All posts in Prototyping

  • Reflection & 2014: second semester here I come!

    Ok, while I’ve updated various parts of this site to hint that yes, the second semester has started, I haven’t officially closed off on the last semester or offered the review as promised. I was so exhausted and brain dead after the last two weeks of the semester that I was pretty much a useless puddle as a sloshed through airport security to head home for winter break.

    And then winter break was as much as a break as I had hoped because I spent most of the time laboring over my new website. I’m happy I did, but when I found myself waiting in the cold for the the Pittsburgh buses again, I didn’t necessarily feel like my brain had been refreshed.

    However, that just what been keeping me. As I was working on and describing all my projects from last semester and I really the amount of things I have learned and worked on and how much I have grown. Even just being the TA for Communication Design Fundamentals made me think more closely about the way I design and organize information. While in the thick of it, it was hard for me to look past the kind of aches of the every day process of going to class, doing homework, reading until your eyes fall out. But working on my portfolio was a good chance to step back.

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  • Prototyping: Every day task…of shopping


    Project 1 Final:

    When we last left of you were on the edge of your seats to see what every day task I would choose to make your task flow…well folks, you’re in for a real treat!

    We had just started going around the room to present tasks and I felt pretty good about my reasons for get wanting to create a recycling app, even if it had already manifested on the bloated app market. While listening to the other people, I my mind was jogged into thinkings about things that annoyed me throughout the day, that frustrated me. Things that I wanted help with.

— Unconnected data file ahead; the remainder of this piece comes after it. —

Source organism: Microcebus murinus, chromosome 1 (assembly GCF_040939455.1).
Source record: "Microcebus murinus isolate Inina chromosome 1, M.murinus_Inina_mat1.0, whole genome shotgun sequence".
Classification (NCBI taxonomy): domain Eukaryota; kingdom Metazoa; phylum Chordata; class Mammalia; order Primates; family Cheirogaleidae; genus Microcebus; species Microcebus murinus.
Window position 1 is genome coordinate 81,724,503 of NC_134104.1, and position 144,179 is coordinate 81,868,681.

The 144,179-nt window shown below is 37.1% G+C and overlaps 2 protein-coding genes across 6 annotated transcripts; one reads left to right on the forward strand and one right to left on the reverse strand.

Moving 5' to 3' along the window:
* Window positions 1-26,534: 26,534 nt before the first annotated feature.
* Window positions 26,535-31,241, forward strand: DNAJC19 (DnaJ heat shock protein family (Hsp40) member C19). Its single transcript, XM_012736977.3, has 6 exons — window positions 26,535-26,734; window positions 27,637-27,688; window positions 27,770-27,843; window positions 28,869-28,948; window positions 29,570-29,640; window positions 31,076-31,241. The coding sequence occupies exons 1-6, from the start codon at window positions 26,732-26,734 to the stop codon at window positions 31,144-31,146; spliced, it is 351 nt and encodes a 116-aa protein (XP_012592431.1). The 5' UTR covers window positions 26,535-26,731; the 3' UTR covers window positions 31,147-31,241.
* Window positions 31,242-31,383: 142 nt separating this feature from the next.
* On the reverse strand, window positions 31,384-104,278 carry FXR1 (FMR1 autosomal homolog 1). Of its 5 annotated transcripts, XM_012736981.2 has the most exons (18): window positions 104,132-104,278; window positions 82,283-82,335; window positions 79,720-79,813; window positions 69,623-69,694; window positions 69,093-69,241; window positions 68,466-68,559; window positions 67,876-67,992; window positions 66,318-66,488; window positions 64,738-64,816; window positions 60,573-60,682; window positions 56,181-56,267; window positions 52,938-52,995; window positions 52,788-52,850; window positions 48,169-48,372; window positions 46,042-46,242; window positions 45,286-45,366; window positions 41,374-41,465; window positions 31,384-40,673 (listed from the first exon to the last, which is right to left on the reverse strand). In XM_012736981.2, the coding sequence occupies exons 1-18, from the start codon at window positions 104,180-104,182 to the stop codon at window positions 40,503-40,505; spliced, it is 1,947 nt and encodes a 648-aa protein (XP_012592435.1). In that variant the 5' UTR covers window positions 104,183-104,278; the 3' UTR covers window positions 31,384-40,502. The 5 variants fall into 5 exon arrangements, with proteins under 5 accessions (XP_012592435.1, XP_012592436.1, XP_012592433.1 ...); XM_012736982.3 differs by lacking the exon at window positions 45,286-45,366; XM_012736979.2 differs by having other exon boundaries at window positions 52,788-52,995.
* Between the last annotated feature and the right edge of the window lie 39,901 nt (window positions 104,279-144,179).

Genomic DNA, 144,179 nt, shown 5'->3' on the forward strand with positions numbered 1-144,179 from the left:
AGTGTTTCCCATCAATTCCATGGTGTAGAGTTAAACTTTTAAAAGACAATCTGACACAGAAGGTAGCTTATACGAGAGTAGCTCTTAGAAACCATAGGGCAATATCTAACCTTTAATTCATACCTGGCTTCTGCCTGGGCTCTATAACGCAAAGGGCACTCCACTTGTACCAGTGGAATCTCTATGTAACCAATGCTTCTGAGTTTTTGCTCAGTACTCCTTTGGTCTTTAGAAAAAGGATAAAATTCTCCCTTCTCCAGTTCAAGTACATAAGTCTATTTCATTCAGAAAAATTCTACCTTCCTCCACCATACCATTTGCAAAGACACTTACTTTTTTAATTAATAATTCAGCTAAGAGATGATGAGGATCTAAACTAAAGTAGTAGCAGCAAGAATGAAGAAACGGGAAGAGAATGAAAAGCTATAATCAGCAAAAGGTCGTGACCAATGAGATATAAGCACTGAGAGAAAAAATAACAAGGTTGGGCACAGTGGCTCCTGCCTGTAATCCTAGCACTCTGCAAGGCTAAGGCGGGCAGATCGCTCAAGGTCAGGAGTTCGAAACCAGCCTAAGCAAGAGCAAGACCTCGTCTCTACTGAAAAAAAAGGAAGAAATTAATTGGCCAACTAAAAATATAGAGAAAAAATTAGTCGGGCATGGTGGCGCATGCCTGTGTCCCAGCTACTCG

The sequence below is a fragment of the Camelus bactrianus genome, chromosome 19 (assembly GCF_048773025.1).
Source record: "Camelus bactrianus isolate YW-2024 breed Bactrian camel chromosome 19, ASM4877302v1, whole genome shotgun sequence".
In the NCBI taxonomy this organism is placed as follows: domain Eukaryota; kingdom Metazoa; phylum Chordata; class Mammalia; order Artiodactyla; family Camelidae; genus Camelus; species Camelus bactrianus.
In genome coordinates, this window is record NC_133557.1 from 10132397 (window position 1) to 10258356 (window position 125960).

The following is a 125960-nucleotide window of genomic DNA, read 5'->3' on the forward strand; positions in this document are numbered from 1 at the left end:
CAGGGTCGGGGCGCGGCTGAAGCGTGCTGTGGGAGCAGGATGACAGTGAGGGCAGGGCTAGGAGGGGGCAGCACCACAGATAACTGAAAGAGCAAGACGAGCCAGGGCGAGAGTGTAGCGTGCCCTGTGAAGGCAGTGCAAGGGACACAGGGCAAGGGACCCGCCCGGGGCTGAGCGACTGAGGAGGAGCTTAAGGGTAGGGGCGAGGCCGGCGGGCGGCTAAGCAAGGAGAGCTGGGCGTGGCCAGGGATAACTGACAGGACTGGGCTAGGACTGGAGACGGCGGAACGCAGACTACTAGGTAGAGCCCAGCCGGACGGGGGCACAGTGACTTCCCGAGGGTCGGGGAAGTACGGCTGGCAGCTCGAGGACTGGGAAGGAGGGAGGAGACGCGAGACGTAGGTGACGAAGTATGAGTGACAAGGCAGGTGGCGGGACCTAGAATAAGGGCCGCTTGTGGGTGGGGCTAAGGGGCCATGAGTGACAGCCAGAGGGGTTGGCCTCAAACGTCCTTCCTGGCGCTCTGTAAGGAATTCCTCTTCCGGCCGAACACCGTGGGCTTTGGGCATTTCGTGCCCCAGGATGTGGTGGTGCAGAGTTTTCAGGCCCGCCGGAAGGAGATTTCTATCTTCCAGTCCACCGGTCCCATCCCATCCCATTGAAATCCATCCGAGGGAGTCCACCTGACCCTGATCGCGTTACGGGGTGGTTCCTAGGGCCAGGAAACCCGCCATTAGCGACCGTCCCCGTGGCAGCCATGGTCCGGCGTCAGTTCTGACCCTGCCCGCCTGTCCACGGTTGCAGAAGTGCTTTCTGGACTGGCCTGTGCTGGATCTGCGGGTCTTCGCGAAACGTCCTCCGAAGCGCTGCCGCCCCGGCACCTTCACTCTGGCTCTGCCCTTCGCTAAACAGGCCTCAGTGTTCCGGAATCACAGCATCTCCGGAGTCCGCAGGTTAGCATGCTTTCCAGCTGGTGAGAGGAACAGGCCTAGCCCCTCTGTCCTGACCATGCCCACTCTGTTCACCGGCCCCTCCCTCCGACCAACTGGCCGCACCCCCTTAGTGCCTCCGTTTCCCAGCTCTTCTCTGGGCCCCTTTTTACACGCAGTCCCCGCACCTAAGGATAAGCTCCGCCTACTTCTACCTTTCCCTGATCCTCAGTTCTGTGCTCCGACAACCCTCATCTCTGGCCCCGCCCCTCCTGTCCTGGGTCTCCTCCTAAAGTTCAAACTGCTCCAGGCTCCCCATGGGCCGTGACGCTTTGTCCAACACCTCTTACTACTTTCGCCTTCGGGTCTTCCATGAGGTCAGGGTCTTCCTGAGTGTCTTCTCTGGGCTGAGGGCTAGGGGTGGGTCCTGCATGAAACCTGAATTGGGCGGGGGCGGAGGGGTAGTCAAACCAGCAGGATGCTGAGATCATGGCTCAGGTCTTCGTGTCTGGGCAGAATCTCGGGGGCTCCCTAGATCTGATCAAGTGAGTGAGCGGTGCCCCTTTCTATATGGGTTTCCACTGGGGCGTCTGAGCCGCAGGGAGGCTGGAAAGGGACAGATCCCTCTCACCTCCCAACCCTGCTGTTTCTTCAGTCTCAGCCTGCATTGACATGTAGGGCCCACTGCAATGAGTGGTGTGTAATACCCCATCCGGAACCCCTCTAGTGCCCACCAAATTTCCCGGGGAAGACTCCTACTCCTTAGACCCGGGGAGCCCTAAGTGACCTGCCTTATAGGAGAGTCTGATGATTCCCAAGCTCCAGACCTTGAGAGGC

Shopping. Informed shopping.

    Hear me out:

    I’m not a health nut, but I’m starting to kind of feel like you have to be in order to eat even remotely healthy foods. After living in Colorado, everyone was about healthy lifestyles, food & exercise. Greek yogurt and quinoa flew off the shelves before the packages could even settle. You were told this and that, everyone was putting beans on stuff as a protein substitute when they weren’t using ground turkey…it was intense. I picked up some things and learned about other stuff which added to the things about food I already knew. I tried to avoid GMOs, if I drank milk, I would avoid milk that used hormones in the process (rBST). Eventually when I saw this list of 8 foods banned in other countries that are still used in the US I was like “Alright, why is it so hard to find food that isn’t slowly going to kill me?” I was really frustrated and I distinctly remember a few months ago standing in the grocery story with my friends trying to find cereal without potassium bromate. Anyway, it was hard.

    So above you can see the finished task flow for how I personally go shopping. I want to iterate that I’m not the most food-conscious person you’ll ever meet, I’m just trying to make better food choices when I can. So yes, sometimes that means being cheap and not always getting the super organic alternative.